2 Materials and Methods
2.1 Collection site and shrimps used in the study

The collection sites were chosen along the Sudanese Red Sea coast which extends for 750 km in the eastern part of Africa. Two well established and easily accessible aquaculture farms, Alkhairat aquafarm and Baaboud aquafarm were chosen to represent semi- intensive and intensive mode of aquaculture respectively. Wild Mersas (Halaka in the north and Heidub in the south) and trawling areas represent wild normal shrimp fishing grounds (Figure 1).

Figure 1 Map of the Sudanese Red Sea showing the collection sites 


All shrimp samples (Table 1) used in this study were brought either alive or on ice to the laboratory, sorted and identified based on morphology according to FAO (1983) and (Vine) 1986.

Table 1 Collection area, the species and number used in the study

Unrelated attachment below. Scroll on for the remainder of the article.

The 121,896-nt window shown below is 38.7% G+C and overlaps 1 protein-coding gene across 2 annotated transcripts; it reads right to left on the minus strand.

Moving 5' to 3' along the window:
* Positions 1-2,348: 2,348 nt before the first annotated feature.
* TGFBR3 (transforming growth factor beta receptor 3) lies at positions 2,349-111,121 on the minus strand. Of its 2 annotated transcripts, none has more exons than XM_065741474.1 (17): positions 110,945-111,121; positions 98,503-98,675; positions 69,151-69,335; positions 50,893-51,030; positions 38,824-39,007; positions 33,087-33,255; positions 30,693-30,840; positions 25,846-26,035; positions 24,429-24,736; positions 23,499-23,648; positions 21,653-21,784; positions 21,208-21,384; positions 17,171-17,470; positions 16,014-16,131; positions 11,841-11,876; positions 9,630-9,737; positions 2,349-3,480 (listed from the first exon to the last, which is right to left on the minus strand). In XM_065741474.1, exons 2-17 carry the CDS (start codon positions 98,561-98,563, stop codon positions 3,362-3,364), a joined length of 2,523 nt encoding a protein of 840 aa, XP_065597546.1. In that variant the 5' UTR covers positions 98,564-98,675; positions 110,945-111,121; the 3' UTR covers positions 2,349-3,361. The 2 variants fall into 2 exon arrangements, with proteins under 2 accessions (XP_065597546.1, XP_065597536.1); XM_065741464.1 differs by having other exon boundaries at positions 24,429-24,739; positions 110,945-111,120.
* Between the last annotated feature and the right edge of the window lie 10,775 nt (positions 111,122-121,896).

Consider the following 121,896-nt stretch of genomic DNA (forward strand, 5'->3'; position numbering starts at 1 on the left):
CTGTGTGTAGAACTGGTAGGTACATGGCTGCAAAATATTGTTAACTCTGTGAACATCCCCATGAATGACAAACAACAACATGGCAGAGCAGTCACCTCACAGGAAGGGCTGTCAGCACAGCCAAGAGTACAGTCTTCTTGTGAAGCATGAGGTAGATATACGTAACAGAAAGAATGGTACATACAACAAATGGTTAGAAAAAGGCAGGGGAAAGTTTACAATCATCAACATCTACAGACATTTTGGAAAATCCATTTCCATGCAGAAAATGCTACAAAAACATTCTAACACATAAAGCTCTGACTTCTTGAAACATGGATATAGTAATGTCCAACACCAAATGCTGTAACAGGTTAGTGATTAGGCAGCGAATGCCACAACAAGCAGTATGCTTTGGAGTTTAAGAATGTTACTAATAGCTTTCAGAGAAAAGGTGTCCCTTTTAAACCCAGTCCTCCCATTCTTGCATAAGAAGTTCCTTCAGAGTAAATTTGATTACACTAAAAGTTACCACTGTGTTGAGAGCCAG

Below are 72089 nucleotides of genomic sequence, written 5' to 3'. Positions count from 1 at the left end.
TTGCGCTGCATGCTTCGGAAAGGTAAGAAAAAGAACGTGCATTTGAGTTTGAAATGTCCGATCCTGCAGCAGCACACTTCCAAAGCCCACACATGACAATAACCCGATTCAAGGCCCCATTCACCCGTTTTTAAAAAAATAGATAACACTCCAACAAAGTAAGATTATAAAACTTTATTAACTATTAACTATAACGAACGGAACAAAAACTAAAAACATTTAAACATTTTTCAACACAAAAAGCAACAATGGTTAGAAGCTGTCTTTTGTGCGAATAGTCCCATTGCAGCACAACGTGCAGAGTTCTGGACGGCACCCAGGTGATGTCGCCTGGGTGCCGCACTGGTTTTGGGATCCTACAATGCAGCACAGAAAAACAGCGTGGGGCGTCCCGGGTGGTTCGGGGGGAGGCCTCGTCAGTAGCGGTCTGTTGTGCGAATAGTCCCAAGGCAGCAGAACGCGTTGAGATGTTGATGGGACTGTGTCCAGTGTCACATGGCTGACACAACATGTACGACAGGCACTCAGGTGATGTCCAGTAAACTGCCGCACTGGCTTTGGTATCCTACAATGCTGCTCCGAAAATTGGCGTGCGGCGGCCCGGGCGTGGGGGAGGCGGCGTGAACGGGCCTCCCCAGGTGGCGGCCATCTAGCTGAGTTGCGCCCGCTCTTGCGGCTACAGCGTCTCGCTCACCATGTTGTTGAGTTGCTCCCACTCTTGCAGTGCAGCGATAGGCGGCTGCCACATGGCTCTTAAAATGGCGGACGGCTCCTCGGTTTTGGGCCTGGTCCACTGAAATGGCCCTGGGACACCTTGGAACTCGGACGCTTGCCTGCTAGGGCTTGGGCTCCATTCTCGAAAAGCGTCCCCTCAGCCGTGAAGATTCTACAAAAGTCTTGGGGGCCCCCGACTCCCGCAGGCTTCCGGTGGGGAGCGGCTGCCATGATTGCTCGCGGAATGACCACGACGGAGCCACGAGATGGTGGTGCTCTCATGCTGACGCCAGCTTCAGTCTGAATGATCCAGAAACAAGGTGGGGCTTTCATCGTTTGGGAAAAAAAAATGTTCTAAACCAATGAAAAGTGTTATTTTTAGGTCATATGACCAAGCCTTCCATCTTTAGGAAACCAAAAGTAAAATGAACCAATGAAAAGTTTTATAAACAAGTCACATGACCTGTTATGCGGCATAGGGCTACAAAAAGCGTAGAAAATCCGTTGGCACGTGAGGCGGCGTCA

2.2 DNA extraction, Amplification and sequencing
Genomic DNA was extracted from 0.2 gm of frozen  muscular tissue using DNeasy Tissue kit (QIAGEN, Darmstadt, Germany) following the manufacturer’s description. Extracted genomic DNA was diluted to a working concentration of 50-100 ng/µl in de-ionized water and stored in -20ºC. The partial 16S ribosomal rRNA mtDNA gene (16S rRNA gene) was amplified using universal primers 16SarF (5’-GCCTGTTTAACAAAAACAT-3’) and16SbrR (5’-CCGGTCTGAACTCAGATCATGT-3’) following (Simon et al., 1991). The PCR reagents were obtained from Vivantitis. Amplification was carried out in a total volume of 50 µL PCR mixture containing 50-100 ng of template DNA, 2.5 µL of 10x PCR buffer, 1.6 µL MgCl2, 1 µL dNTP, 2 µL of each primer, 0.2 µL of Taq DNA polymerase. Amplification was performed in a G-Storm Thermal Cycler (Gene Technologies Ltd, Braintree, Esses, CM77 6tz, UK). with a profile of pre-cycle denaturation at 94ºC for 4.30 min, followed by 30 cycles of 1.30 min at 94°C, 1 min at 51-56°C (optimizing annealing temperature), 1 min at 72°C (extension temperature), and a final extension of 5 min at 72°C. 5 µL of the PCR products were electrophoresed through a 2.5% agarose gel and stained with GelRedTM Nucleic Acid Gel Stain (10,000X in water, 0.5ml) which is proved to be more sensitive than the ethidium bromide. The amplified fragments were visualized by illumination with short wave ultraviolet light and photo documented.